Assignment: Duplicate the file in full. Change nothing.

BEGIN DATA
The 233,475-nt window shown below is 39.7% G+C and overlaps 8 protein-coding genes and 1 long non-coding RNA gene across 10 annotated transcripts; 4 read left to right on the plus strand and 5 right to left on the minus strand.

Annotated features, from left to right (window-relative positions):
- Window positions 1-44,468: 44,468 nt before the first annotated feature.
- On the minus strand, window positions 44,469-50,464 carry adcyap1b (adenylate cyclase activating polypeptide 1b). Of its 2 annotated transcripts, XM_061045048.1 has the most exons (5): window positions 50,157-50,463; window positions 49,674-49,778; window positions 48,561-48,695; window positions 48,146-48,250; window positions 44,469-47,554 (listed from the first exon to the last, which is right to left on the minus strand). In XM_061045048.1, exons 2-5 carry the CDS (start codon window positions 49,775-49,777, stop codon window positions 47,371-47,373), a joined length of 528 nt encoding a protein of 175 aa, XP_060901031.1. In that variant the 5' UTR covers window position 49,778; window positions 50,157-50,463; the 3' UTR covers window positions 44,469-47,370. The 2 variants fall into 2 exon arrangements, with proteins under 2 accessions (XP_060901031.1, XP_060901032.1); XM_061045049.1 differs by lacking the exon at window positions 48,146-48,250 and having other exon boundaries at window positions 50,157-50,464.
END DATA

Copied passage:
The 233,475-nt window shown below is 39.7% G+C and overlaps 8 protein-coding genes and 1 long non-coding RNA gene across 10 annotated transcripts; 4 read left to right on the plus strand and 5 right to left on the minus strand.

Annotated features, from left to right (window-relative positions):
- Window positions 1-44,468: 44,468 nt before the first annotated feature.
- On the minus strand, window positions 44,469-50,464 carry adcyap1b (adenylate cyclase activating polypeptide 1b). Of its 2 annotated transcripts, XM_061045048.1 has the most exons (5): window positions 50,157-50,463; window positions 49,674-49,778; window positions 48,561-48,695; window positions 48,146-48,250; window positions 44,469-47,554 (listed from the first exon to the last, which is right to left on the minus strand). In XM_061045048.1, exons 2-5 carry the CDS (start codon window positions 49,775-49,777, stop codon window positions 47,371-47,373), a joined length of 528 nt encoding a protein of 175 aa, XP_060901031.1. In that variant the 5' UTR covers window position 49,778; window positions 50,157-50,463; the 3' UTR covers window positions 44,469-47,370. The 2 variants fall into 2 exon arrangements, with proteins under 2 accessions (XP_060901031.1, XP_060901032.1); XM_061045049.1 differs by lacking the exon at window positions 48,146-48,250 and having other exon boundaries at window positions 50,157-50,464.